Suomen moottoriajoneuvokanta ennen vuotta 1922


  • Mikko Pentti
  • Ville Mäkinen


Motor vehicles in Finland before 1922 The registration of motor vehicles on provincial basis in Finland began in 1922.The first cars, however, were known to have appeared in 1900, the first motorcycles in 1895 and the first road locomobiles already in the 1870’s. The Finnish Automobile and road museum Mobilia began a survey project of all the original sources from the period before 1922. The idea was to build foundations for the Finnish heritage vehicles register. Before surveying the remaining vehicles, there is a necessity to have a clear view of what once existed. The register on cars, trucks, motorcycles and miscellaneous vehicles is published on the Mobilia website for all interested parties. This article focuses on the data that the research project has produced, and analyzes the different source-types, the vehicle fleet and vehicle ownership. This is the first time the Finnish motor vehicles of the period in question have been analyzed on this scale.The article shows that earlier estimates of the amount of vehicles have been too low. Previous figures of approximately 1800 cars were taken from statistics in the beginning of 1922 as well as from some vague numbers in corporate histories from car dealers. The study shows that there probably were more than 2500 cars, including trucks and vans, and more than 1200 motorcycles in Finland during the period. As known before, this was a time of German automobiles. The most common brands were Opel, NAG, Benz, Ford and Adler. However, most Fords were imported after the First World War, whereas the German cars came before that. In the motorcycles, most popular brands were Wanderer, Indian, Harley-Davidson, NSU and Humber.The vehicles were owned by officials, companies and private individuals. Private ownership of cars became common among the wealthier classes by the end of the period. Taxis were owned by people with labor class background in the cities, but by wealthier people in the countryside. With motorcycles, technically oriented managers, laborers and merchants were the most common owners, which appears as an interesting pattern.The First World War and the Finnish Civil War had a big impact on the vehicle fleet. First of all, a large part of all vehicles were taken out of the country or used by the Russian officials. This was not necessarily due to confiscations, but instead Finns sold vehicles to the Russian state. The war time also produced the best sources with inventories of cars and motorcycles in all Finnish provinces. Geographically most of motor vehicles were in southern Finland, close to the important centers of Helsinki, Turku and Tampere. The second largest city, Viipuri, also had a strong vehicle fleet, but in rural Karelia motor vehicles were rare. Compared to population, the amount of cars and motorcycles was extremely small in northern and eastern Finland, but by 1922 they were seen all over the country.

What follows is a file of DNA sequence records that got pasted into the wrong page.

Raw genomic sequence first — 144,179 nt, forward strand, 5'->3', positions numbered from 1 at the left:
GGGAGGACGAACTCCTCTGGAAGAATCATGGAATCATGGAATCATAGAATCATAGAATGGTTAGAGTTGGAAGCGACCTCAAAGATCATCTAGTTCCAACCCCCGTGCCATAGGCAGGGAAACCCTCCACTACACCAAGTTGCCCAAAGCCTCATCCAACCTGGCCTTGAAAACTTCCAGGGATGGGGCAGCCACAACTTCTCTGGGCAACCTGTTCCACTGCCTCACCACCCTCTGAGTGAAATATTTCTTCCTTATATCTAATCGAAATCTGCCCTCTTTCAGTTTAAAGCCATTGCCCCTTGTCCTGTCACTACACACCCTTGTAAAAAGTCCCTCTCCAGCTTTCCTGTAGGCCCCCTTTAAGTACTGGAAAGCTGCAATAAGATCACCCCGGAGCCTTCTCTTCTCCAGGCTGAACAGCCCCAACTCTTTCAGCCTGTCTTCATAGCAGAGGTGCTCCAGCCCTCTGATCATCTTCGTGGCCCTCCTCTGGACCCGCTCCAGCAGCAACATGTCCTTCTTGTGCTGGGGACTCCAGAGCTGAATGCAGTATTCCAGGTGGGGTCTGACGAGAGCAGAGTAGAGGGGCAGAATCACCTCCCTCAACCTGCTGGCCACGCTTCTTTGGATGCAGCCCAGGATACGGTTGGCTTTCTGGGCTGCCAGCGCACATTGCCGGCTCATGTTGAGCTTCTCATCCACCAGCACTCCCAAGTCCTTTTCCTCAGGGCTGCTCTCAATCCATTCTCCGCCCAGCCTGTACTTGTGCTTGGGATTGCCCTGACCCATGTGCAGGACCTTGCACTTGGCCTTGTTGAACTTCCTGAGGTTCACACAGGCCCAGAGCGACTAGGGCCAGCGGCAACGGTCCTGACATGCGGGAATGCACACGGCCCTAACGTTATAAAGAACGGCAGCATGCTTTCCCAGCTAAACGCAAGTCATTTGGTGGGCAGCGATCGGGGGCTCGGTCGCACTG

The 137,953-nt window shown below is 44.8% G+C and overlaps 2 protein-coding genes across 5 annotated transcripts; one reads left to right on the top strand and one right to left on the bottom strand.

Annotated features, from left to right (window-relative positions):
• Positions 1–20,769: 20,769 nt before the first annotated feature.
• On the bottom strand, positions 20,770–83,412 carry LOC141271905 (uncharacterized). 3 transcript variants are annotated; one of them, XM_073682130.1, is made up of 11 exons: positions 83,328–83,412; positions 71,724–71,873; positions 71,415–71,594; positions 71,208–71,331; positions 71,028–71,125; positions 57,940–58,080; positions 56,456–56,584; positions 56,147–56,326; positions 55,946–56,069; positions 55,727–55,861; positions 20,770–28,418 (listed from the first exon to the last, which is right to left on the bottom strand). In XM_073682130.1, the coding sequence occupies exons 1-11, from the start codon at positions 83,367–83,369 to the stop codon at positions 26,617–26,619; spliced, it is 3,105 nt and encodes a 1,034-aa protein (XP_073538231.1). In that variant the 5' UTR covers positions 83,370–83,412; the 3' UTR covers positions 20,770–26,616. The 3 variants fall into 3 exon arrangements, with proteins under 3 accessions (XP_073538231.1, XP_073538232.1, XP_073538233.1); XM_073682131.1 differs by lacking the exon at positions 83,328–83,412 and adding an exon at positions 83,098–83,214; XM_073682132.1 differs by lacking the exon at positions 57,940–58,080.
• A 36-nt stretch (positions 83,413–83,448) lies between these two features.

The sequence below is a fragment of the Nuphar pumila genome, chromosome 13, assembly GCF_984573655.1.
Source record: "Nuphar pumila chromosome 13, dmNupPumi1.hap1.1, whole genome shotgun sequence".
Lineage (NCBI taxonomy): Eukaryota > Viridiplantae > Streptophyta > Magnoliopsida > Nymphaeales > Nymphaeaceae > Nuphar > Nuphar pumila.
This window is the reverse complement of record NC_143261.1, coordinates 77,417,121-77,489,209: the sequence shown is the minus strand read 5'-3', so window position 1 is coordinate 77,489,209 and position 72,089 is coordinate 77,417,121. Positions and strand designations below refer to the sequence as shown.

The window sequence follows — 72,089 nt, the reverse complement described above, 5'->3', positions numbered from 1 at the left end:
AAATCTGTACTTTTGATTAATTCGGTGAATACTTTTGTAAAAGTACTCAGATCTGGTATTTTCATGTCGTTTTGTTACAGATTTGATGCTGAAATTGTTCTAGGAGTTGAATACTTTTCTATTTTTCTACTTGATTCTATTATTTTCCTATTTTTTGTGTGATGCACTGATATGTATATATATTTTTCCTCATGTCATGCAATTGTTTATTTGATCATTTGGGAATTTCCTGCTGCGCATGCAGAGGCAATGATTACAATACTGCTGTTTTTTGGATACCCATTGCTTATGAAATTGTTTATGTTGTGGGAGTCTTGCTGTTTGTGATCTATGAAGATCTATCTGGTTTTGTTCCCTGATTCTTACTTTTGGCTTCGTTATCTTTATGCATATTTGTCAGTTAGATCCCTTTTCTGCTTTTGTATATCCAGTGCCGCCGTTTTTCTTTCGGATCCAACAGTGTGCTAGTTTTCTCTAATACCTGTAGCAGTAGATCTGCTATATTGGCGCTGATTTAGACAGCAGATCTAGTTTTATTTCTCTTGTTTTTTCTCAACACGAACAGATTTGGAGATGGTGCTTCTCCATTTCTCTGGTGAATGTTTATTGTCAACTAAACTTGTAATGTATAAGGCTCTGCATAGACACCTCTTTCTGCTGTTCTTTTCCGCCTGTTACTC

Pentti, M., & Mäkinen, V. (2017). Suomen moottoriajoneuvokanta ennen vuotta 1922. Tekniikan Waiheita, 35(1), 19–42. Noudettu osoitteesta